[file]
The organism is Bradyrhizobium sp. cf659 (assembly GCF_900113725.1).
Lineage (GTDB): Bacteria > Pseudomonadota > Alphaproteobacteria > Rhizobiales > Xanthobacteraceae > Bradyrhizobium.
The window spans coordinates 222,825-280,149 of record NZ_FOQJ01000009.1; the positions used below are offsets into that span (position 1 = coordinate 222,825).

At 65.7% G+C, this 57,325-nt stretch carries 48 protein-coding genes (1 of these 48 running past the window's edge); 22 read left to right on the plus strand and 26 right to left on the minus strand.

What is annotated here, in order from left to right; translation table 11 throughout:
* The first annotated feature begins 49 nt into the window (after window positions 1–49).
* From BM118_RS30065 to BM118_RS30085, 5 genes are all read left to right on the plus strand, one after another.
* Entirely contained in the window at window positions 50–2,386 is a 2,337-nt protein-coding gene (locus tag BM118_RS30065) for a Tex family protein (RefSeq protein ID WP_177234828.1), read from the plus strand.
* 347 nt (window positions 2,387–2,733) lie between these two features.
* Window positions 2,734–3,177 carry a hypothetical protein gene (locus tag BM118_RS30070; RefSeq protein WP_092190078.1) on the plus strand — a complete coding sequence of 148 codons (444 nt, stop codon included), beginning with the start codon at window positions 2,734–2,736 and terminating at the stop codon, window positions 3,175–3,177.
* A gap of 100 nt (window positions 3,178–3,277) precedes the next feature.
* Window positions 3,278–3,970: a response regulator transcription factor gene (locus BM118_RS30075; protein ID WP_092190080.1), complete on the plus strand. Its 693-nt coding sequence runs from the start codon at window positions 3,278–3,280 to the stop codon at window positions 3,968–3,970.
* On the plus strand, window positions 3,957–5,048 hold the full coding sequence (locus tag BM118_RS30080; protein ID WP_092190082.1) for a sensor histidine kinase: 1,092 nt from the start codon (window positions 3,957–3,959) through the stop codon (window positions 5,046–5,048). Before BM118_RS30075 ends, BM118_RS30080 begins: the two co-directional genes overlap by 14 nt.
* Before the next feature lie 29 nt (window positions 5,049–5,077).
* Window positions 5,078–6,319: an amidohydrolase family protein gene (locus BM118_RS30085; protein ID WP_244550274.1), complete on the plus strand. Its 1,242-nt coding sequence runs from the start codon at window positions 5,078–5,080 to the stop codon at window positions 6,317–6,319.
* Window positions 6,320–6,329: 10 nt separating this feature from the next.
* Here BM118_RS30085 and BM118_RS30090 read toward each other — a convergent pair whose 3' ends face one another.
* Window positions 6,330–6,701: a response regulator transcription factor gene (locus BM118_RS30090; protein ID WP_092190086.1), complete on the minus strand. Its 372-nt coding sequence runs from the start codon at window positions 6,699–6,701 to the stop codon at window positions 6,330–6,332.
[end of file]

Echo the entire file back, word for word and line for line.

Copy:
The organism is Bradyrhizobium sp. cf659 (assembly GCF_900113725.1).
Lineage (GTDB): Bacteria > Pseudomonadota > Alphaproteobacteria > Rhizobiales > Xanthobacteraceae > Bradyrhizobium.
The window spans coordinates 222,825-280,149 of record NZ_FOQJ01000009.1; the positions used below are offsets into that span (position 1 = coordinate 222,825).

At 65.7% G+C, this 57,325-nt stretch carries 48 protein-coding genes (1 of these 48 running past the window's edge); 22 read left to right on the plus strand and 26 right to left on the minus strand.

What is annotated here, in order from left to right; translation table 11 throughout:
* The first annotated feature begins 49 nt into the window (after window positions 1–49).
* From BM118_RS30065 to BM118_RS30085, 5 genes are all read left to right on the plus strand, one after another.
* Entirely contained in the window at window positions 50–2,386 is a 2,337-nt protein-coding gene (locus tag BM118_RS30065) for a Tex family protein (RefSeq protein ID WP_177234828.1), read from the plus strand.
* 347 nt (window positions 2,387–2,733) lie between these two features.
* Window positions 2,734–3,177 carry a hypothetical protein gene (locus tag BM118_RS30070; RefSeq protein WP_092190078.1) on the plus strand — a complete coding sequence of 148 codons (444 nt, stop codon included), beginning with the start codon at window positions 2,734–2,736 and terminating at the stop codon, window positions 3,175–3,177.
* A gap of 100 nt (window positions 3,178–3,277) precedes the next feature.
* Window positions 3,278–3,970: a response regulator transcription factor gene (locus BM118_RS30075; protein ID WP_092190080.1), complete on the plus strand. Its 693-nt coding sequence runs from the start codon at window positions 3,278–3,280 to the stop codon at window positions 3,968–3,970.
* On the plus strand, window positions 3,957–5,048 hold the full coding sequence (locus tag BM118_RS30080; protein ID WP_092190082.1) for a sensor histidine kinase: 1,092 nt from the start codon (window positions 3,957–3,959) through the stop codon (window positions 5,046–5,048). Before BM118_RS30075 ends, BM118_RS30080 begins: the two co-directional genes overlap by 14 nt.
* Before the next feature lie 29 nt (window positions 5,049–5,077).
* Window positions 5,078–6,319: an amidohydrolase family protein gene (locus BM118_RS30085; protein ID WP_244550274.1), complete on the plus strand. Its 1,242-nt coding sequence runs from the start codon at window positions 5,078–5,080 to the stop codon at window positions 6,317–6,319.
* Window positions 6,320–6,329: 10 nt separating this feature from the next.
* Here BM118_RS30085 and BM118_RS30090 read toward each other — a convergent pair whose 3' ends face one another.
* Window positions 6,330–6,701: a response regulator transcription factor gene (locus BM118_RS30090; protein ID WP_092190086.1), complete on the minus strand. Its 372-nt coding sequence runs from the start codon at window positions 6,699–6,701 to the stop codon at window positions 6,330–6,332.